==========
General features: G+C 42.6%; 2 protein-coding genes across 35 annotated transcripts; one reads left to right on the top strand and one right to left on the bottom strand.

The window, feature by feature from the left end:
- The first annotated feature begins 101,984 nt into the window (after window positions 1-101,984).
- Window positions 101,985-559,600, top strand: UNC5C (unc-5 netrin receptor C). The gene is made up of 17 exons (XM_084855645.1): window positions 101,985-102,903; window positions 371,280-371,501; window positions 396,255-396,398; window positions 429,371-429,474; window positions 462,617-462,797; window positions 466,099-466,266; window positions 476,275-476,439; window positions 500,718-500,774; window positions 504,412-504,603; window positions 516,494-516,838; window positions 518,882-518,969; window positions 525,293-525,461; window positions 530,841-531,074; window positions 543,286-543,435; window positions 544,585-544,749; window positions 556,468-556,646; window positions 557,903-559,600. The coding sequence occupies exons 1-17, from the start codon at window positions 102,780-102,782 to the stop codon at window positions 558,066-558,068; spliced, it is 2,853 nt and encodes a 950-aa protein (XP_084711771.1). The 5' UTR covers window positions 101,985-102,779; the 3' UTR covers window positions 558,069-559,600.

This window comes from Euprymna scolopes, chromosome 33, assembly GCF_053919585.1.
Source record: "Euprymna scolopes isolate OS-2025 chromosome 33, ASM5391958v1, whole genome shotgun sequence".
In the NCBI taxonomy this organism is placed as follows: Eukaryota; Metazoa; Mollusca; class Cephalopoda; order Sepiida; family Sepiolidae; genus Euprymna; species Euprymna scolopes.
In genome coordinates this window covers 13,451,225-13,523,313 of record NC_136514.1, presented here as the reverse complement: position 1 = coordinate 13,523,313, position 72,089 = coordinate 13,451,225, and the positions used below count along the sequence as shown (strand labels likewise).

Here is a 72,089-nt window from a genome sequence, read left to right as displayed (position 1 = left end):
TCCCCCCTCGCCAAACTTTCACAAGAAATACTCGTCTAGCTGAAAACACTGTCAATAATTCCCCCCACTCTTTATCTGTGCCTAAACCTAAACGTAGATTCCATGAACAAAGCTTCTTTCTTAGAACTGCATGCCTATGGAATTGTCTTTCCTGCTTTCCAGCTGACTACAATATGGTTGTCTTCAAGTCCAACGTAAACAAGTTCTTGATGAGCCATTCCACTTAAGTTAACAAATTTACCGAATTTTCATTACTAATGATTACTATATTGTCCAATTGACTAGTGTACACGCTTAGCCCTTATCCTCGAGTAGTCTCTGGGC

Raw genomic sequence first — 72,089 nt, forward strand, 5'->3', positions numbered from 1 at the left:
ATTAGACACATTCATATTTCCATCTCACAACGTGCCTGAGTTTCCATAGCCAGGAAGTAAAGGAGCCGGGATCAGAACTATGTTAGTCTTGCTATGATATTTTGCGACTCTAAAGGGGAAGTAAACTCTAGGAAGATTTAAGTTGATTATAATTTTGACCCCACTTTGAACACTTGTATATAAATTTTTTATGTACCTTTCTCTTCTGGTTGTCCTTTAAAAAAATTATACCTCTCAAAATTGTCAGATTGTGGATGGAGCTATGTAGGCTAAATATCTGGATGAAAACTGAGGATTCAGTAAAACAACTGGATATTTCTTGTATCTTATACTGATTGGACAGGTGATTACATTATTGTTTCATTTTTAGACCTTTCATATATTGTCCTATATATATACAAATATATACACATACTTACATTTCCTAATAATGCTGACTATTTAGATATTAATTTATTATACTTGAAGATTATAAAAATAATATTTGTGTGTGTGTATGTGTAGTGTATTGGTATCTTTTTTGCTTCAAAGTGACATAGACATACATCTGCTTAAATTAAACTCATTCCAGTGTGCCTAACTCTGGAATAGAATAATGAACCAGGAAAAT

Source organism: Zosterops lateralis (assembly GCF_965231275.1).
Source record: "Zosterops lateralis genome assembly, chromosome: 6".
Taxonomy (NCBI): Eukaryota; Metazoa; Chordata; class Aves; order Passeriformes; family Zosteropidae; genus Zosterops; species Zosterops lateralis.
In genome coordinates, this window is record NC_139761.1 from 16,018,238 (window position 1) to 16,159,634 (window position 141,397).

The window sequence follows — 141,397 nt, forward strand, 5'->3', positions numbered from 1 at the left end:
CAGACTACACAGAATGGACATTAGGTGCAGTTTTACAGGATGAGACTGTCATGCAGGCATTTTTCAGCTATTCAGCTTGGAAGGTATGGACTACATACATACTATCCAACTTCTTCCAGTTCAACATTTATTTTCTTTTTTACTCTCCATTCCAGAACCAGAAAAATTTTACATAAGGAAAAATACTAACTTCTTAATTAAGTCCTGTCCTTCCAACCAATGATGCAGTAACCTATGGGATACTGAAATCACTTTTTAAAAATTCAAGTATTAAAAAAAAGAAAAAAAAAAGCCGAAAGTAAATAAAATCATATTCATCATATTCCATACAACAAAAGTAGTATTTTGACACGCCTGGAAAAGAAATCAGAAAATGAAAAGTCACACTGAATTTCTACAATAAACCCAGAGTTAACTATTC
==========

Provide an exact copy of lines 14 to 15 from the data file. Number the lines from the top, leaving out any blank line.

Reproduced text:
Source record: "Zosterops lateralis genome assembly, chromosome: 6".
Taxonomy (NCBI): Eukaryota; Metazoa; Chordata; class Aves; order Passeriformes; family Zosteropidae; genus Zosterops; species Zosterops lateralis.